There are some difficult passages in Scripture to wrestle with, and several unusual events that call for careful consideration, sometimes without a satisfying solution. The remarkable letter which king Jehoram received from Elijah is a case in point.
According to the biblical narrative, Elijah was translated during the reign of King Jehoshaphat (c. (873 – 849). However, during the reign of his son and successor Jehoram (c. 849 – 842), we read of Elijah sending a letter to the king in which he rebuked Jehoram, and predicted judgment for various acts of wickedness during his reign.
The Bible says, “And there came a writing [letter] to him [King Jehoram] from Elijah the prophet, saying, Thus saith the Lord God of David thy father, Because thou hast not walked in the ways of Jehoshaphat thy father, nor in the ways of Asa king of Judah, 13 But hast walked in the way of the kings of Israel, and hast made Judah and the inhabitants of Jerusalem to go a whoring, like to the whoredoms of the house of Ahab, and also hast slain thy brethren of thy father’s house, which were better than thyself: 14 Behold, with a great plague will the Lord smite thy people, and thy children, and thy wives, and all thy goods” (2 Chron. 21:12).
Keep in mind that this letter speaks of events that took place after Elijah had been taken into heaven, and of an impending punishment.
So, what is to be made of this remarkable letter? Two main observations come to mind.
First, the letter allows for a natural death of Elijah to take place, thereby fulfilling the teaching of Hebrews 9:27: “And as it is appointed unto men once to die, but after this the judgment”.
Whatever happened to Elijah in his ride in a heavenly chariot on the strength of a whirlwind (2 Kings 2:11), there is evidence to suggest he returned to earth to minister again and then to die a natural death.
The Bible clearly teaches the death of all men.
“Nevertheless, death reigned from Adam to Moses, even over them that had not sinned after the similitude of Adam’s transgression, who is the figure of him that was to come” (Rom. 5:14).
“For as in Adam all die, even so in Christ shall all be made alive” (1 Cor. 15:22).
Only Christ has ascended up to heaven. “And no man hath ascended up to heaven, but he that came down from heaven, even the Son of man which is in heaven” (John 3:13).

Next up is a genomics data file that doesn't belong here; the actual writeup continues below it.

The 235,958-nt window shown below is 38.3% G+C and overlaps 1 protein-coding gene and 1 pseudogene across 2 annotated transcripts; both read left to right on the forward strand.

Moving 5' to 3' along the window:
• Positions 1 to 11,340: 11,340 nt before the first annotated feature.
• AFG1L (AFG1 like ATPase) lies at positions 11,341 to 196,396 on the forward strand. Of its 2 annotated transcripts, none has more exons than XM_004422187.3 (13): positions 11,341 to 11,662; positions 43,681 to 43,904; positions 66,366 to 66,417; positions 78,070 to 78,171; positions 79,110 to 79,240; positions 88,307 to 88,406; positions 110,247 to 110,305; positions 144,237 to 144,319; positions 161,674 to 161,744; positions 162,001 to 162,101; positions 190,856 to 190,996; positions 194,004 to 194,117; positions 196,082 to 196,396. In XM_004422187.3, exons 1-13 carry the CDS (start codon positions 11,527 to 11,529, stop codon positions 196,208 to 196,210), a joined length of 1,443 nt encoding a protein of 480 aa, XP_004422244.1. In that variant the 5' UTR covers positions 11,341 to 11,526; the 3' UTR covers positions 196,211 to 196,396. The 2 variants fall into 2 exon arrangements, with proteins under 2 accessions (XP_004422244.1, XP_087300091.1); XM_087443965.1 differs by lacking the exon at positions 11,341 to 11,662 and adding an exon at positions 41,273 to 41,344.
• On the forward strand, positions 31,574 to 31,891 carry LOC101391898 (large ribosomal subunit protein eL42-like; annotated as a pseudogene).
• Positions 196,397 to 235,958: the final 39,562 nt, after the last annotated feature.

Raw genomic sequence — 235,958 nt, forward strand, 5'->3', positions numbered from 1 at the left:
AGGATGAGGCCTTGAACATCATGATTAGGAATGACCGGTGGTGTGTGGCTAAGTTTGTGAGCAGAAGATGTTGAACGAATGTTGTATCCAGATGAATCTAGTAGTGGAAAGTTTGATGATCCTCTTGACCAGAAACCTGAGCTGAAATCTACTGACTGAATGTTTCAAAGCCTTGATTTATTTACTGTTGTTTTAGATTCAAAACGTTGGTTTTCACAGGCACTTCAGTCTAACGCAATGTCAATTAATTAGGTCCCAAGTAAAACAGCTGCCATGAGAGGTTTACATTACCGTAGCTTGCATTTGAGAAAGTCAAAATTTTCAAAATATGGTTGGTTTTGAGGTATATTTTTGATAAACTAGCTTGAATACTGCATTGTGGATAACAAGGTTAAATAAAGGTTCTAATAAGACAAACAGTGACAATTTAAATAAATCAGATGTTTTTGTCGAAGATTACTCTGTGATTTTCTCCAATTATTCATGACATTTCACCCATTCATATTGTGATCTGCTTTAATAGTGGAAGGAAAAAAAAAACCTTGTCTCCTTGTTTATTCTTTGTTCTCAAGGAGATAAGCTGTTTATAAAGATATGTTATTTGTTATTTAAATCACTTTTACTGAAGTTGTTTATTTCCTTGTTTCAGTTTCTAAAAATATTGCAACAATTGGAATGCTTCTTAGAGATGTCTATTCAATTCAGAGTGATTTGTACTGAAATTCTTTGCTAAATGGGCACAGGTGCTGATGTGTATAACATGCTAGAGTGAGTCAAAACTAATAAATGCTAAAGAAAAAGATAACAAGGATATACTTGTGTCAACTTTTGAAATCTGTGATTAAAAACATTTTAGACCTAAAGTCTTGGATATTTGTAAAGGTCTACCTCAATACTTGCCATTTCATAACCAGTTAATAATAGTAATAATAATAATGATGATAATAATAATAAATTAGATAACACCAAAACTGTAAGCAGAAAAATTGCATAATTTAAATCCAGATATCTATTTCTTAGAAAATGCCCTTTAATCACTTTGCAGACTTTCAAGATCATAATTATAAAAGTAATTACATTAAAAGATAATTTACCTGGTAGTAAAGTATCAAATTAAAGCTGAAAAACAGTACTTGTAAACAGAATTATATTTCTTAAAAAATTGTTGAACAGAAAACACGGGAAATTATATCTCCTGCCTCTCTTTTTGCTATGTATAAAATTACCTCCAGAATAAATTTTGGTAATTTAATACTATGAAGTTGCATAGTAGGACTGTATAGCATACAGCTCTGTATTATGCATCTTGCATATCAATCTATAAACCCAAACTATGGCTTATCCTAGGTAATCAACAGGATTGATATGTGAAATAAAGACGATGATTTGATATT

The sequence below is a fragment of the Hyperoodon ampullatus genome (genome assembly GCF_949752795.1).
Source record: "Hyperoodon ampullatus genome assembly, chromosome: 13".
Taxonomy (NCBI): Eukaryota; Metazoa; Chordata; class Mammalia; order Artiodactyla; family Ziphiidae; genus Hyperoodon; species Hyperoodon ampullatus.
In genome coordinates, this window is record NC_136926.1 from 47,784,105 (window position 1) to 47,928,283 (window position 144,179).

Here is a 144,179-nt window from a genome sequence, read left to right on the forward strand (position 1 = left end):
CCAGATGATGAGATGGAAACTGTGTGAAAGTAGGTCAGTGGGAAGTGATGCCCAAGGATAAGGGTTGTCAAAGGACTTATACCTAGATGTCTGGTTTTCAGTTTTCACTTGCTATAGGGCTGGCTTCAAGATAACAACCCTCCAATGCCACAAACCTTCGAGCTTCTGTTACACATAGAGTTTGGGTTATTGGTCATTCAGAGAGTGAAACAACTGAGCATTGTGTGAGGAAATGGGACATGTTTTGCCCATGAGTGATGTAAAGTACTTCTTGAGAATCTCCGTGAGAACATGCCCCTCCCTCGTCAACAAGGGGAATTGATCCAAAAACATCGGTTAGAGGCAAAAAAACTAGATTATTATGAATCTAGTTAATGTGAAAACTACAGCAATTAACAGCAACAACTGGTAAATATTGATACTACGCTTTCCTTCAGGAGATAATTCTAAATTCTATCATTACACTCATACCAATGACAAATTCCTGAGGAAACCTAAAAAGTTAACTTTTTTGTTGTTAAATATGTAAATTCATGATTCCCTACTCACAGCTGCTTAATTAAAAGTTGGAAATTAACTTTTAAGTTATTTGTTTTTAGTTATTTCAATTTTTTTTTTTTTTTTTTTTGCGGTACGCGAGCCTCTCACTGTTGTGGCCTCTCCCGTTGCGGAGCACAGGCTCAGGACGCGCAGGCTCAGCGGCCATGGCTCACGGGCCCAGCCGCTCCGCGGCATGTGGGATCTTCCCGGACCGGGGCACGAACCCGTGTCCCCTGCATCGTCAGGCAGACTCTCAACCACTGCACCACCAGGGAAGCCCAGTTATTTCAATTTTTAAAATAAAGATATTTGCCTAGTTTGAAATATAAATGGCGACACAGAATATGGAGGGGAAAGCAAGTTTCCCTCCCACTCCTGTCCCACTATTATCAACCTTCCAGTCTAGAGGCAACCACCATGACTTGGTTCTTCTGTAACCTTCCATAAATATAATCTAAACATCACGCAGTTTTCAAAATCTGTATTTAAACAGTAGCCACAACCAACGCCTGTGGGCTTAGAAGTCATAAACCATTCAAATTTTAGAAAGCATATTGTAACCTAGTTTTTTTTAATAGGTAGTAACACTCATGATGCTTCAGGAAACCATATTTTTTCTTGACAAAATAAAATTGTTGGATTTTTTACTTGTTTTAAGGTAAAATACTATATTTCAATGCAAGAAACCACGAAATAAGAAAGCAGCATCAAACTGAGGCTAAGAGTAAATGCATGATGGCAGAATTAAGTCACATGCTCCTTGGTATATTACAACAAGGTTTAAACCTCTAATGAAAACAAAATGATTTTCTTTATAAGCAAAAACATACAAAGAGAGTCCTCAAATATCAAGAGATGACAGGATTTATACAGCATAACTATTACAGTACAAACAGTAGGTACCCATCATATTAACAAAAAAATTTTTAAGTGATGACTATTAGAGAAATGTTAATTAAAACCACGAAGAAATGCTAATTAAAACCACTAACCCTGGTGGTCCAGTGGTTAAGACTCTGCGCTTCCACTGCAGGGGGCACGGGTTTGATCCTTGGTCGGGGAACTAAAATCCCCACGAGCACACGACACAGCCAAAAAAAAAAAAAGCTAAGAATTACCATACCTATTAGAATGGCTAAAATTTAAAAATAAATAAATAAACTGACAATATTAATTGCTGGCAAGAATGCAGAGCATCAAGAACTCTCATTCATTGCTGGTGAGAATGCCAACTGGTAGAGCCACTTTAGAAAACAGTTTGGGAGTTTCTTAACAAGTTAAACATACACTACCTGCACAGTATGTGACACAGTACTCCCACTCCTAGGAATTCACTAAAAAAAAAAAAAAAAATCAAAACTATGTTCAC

If that is true, and it is, then of necessity, Elijah and Enoch must have died prior to entering glory.
Elijah and Enoch are often set forth as two exceptions to the rule of universal judgment of death upon all mankind, but that may not be the case.
Second, the letter takes away the false analogy some Dispensationalist teachers like to make concerning an alleged Rapture whereby Christians suddenly disappear off the face of the earth in a secret, silent coming of Christ prior to His Second Advent. Elijah and Enoch are said to be prototypes of the coming Rapture of the Church.
The Bible does not teach the Dispensational view of the Rapture, no matter how forceful, popular, and dogmatic their teachers are on the subject. There is not a single passage in the Bible that clearly teaches the Church will be snatched from earth, or that Jesus will come a third time to earth. On the number of times Christ is to return to earth, the Bible is crystal clear. Unto them that look for him, Christ shall appear “the second time without sin unto salvation” (Heb. 9:28). There is no third coming of Christ as Dispensational theology assert.
The Bible does teach that a generation of Christians will be transformed, in a moment, in the blink of an eye, but there is nothing of a translation.
“Behold, I shew you a mystery. We shall not all sleep, but we shall all be changed, 52 In a moment, in the twinkling of an eye, at the last trump: for the trumpet shall sound, and the dead shall be raised incorruptible, and we shall be changed. 53 For this corruptible must put on incorruption, and this mortal must put on immortality. 54 So when this corruptible shall have put on incorruption, and this mortal shall have put on immortality, then shall be brought to pass the saying that is written, Death is swallowed up in victory. 55 O death, where is thy sting? O grave, where is thy victory? 56 The sting of death is sin, and the strength of sin is the law. 57 But thanks be to God, which giveth us the victory through our Lord Jesus Christ. 58 Therefore, my beloved brethren, be ye steadfast, unmovable, always abounding in the work of the Lord, forasmuch as ye know that your labour is not in vain in the Lord” (1 Cor. 15:51).